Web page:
The Trump administration has said it does not consider the mass killings of Armenians in 1915 to be a genocide, rejecting votes in the US Congress.
Last week's Senate vote incensed Turkey, which has always denied that the killings amounted to a genocide.
Turkey's foreign ministry on Friday summoned the US ambassador to express its anger over the vote, accusing the US of "politicising history".
Armenia says 1.5 million were killed in an effort to wipe out the ethnic group.
The killings took place in the waning days of the Ottoman Empire, the forerunner of modern-day Turkey.
"The position of the administration has not changed," said State Department spokeswoman Morgan Ortagus in a statement on Tuesday. "Our views are reflected in the president's definitive statement on this issue from last April," she said.
In a statement last April on the anniversary of the killings, Mr Trump said the US paid tribute to the victims of "one of the worst mass atrocities of the 20th century", but he did not use the word genocide. Instead he encouraged Armenians and Turks to "acknowledge and reckon with their painful history".
In the wake of two votes last week in the US House and Senate to recognise the massacres as genocide - a long-awaited symbolic victory for Armenians - Turkey's authoritarian president Recip Tayyip Erdogan threatened to shut down Incirlik air base, which is based in Turkey and hosts US nuclear warheads.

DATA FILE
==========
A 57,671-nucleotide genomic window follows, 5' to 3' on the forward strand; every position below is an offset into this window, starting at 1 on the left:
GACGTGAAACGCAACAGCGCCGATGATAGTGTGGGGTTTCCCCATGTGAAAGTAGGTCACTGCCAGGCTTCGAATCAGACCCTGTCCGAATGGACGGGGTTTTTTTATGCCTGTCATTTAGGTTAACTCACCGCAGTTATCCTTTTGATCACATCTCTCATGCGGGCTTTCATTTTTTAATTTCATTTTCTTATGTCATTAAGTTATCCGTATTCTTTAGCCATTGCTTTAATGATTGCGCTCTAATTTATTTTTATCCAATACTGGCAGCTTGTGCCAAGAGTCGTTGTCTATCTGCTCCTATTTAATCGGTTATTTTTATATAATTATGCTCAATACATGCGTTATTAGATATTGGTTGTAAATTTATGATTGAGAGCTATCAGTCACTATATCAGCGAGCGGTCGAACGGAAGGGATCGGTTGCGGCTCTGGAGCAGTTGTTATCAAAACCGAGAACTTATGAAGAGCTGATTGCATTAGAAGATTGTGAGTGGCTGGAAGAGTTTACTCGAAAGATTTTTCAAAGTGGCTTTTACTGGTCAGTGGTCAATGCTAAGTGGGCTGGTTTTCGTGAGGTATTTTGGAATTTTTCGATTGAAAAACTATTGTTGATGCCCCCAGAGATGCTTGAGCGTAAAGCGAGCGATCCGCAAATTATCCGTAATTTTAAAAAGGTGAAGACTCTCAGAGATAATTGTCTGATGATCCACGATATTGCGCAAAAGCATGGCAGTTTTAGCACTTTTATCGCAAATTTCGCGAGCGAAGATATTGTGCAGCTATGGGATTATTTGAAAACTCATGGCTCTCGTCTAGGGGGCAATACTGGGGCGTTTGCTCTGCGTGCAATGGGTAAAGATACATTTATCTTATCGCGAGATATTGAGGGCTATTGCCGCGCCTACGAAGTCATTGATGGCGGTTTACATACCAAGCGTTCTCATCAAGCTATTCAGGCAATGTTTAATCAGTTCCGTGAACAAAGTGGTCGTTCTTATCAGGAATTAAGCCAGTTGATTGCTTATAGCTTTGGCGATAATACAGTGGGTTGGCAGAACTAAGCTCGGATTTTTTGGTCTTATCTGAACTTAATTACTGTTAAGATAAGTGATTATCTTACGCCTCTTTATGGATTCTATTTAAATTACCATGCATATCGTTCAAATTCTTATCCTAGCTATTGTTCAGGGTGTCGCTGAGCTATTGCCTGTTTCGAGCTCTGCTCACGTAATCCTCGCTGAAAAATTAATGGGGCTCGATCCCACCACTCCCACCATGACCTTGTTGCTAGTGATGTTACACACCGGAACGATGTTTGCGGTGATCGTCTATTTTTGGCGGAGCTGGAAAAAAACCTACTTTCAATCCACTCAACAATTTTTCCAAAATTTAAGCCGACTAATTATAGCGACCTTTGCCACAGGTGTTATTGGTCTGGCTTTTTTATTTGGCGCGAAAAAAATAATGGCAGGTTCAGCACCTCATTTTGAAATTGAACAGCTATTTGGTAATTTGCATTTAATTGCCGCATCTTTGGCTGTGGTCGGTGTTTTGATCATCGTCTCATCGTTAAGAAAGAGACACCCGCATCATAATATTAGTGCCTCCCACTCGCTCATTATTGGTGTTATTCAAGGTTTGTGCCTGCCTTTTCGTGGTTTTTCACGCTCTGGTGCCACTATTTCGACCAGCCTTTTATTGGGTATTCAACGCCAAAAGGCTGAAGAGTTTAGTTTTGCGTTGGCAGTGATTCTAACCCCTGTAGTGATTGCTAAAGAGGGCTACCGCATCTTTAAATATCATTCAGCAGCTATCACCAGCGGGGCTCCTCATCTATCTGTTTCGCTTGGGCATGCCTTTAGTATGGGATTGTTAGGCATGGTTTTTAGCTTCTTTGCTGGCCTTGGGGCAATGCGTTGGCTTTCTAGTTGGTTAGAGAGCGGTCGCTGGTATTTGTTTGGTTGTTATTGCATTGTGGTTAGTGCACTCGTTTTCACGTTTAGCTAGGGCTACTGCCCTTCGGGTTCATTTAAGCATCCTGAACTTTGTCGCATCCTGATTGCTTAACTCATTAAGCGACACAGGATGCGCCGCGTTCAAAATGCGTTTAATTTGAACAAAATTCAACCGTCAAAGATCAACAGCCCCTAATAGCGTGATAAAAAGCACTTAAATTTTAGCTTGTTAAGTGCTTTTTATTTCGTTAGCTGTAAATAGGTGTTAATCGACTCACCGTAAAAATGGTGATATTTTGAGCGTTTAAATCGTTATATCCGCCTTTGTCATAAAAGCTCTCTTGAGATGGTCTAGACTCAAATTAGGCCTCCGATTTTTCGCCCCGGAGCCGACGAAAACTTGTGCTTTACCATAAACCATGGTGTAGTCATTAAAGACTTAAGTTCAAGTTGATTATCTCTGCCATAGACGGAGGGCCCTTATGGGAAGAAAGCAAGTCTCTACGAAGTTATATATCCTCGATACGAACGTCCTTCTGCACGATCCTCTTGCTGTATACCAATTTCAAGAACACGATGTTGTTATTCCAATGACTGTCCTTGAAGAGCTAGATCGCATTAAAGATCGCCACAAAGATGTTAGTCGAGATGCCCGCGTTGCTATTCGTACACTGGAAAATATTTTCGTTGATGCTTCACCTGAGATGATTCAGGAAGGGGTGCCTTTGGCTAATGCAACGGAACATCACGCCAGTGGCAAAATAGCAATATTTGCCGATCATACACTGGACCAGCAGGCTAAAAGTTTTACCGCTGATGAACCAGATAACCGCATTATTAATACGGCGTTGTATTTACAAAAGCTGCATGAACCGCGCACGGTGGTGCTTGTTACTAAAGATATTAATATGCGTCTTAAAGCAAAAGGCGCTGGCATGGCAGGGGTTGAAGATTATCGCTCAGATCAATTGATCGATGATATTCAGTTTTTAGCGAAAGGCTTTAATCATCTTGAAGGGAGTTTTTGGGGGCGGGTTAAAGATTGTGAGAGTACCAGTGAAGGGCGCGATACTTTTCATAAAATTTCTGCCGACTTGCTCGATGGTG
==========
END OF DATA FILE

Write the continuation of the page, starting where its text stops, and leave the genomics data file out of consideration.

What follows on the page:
Mr Erdogan also said he could close Kurecik radar base as a threat of US sanctions hung over Turkey after its recent military offensive in Syria.
He called the votes - known as simple resolutions - "worthless" and the "biggest insult" to Turkish people. Simple resolutions do not bind the president, leaving him free to ignore them.
The Armenian prime minister, Nikol Pashinyan, hailed the Congress and Senate resolutions as "a bold step towards serving truth and historical justice".
A previous effort at passing the resolution through the Senate was blocked by Senator Lindsay Graham - a staunch Trump ally - at the instruction of the White House.
There is general agreement that hundreds of thousands of Armenians died when the Ottoman Turks deported them en masse from eastern Anatolia to the Syrian desert and elsewhere in 1915-16. They were killed or died from starvation or disease.
The total number of Armenian dead is disputed. Armenians say 1.5 million died. The Republic of Turkey estimates the total to be 300,000. According to the International Association of Genocide Scholars (IAGS), the death toll was more than a million.
The dispute about whether it was genocide centres on a question of premeditation - the degree to which the killings were orchestrated. Many historians, governments and the Armenian people believe they were; but some scholars have brought that into question.
Turkish officials accept that atrocities were committed but argue that there was no systematic attempt to destroy the Christian Armenian people. Turkey says many innocent Muslim Turks also died in the turmoil of war.
Mr Trump gave a warm welcome to Mr Erdogan in Washington DC last month, despite a recent invasion by Turkey of north-east Syria that targeted the Kurds - formerly US allies in the region. The invasion infuriated many US politicians and military officials and led to calls on the president to impose sanctions on Turkey.
During a meeting in Washington last month, Mr Trump said he was a "big fan" of Mr Erdogan, ignoring widespread criticism over the Turkish president's poor human rights record.
Mr Trump predecessor, Barack Obama, promised as a presidential candidate to recognise the massacres of Armenians as genocide but after his election did not use the word.